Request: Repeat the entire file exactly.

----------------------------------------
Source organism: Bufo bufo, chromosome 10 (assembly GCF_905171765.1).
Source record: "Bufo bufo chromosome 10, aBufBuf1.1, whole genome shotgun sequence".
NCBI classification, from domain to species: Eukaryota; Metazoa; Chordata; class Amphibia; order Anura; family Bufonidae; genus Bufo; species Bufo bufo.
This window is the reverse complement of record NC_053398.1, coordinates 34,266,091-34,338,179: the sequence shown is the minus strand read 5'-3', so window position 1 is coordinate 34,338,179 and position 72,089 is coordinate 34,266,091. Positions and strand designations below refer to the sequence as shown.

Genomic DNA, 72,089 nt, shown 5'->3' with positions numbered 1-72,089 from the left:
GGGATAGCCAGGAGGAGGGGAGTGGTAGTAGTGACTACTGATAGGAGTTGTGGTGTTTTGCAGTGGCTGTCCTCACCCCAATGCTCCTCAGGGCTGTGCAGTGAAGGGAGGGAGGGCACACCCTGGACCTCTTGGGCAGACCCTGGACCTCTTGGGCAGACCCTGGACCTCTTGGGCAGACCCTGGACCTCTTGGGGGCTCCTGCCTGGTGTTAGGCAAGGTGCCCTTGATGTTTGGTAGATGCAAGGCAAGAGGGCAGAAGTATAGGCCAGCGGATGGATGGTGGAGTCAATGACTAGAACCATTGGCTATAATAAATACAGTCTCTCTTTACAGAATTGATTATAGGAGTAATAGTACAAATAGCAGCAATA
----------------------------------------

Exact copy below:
Source organism: Bufo bufo, chromosome 10 (assembly GCF_905171765.1).
Source record: "Bufo bufo chromosome 10, aBufBuf1.1, whole genome shotgun sequence".
NCBI classification, from domain to species: Eukaryota; Metazoa; Chordata; class Amphibia; order Anura; family Bufonidae; genus Bufo; species Bufo bufo.
This window is the reverse complement of record NC_053398.1, coordinates 34,266,091-34,338,179: the sequence shown is the minus strand read 5'-3', so window position 1 is coordinate 34,338,179 and position 72,089 is coordinate 34,266,091. Positions and strand designations below refer to the sequence as shown.

Genomic DNA, 72,089 nt, shown 5'->3' with positions numbered 1-72,089 from the left:
GGGATAGCCAGGAGGAGGGGAGTGGTAGTAGTGACTACTGATAGGAGTTGTGGTGTTTTGCAGTGGCTGTCCTCACCCCAATGCTCCTCAGGGCTGTGCAGTGAAGGGAGGGAGGGCACACCCTGGACCTCTTGGGCAGACCCTGGACCTCTTGGGCAGACCCTGGACCTCTTGGGCAGACCCTGGACCTCTTGGGGGCTCCTGCCTGGTGTTAGGCAAGGTGCCCTTGATGTTTGGTAGATGCAAGGCAAGAGGGCAGAAGTATAGGCCAGCGGATGGATGGTGGAGTCAATGACTAGAACCATTGGCTATAATAAATACAGTCTCTCTTTACAGAATTGATTATAGGAGTAATAGTACAAATAGCAGCAATA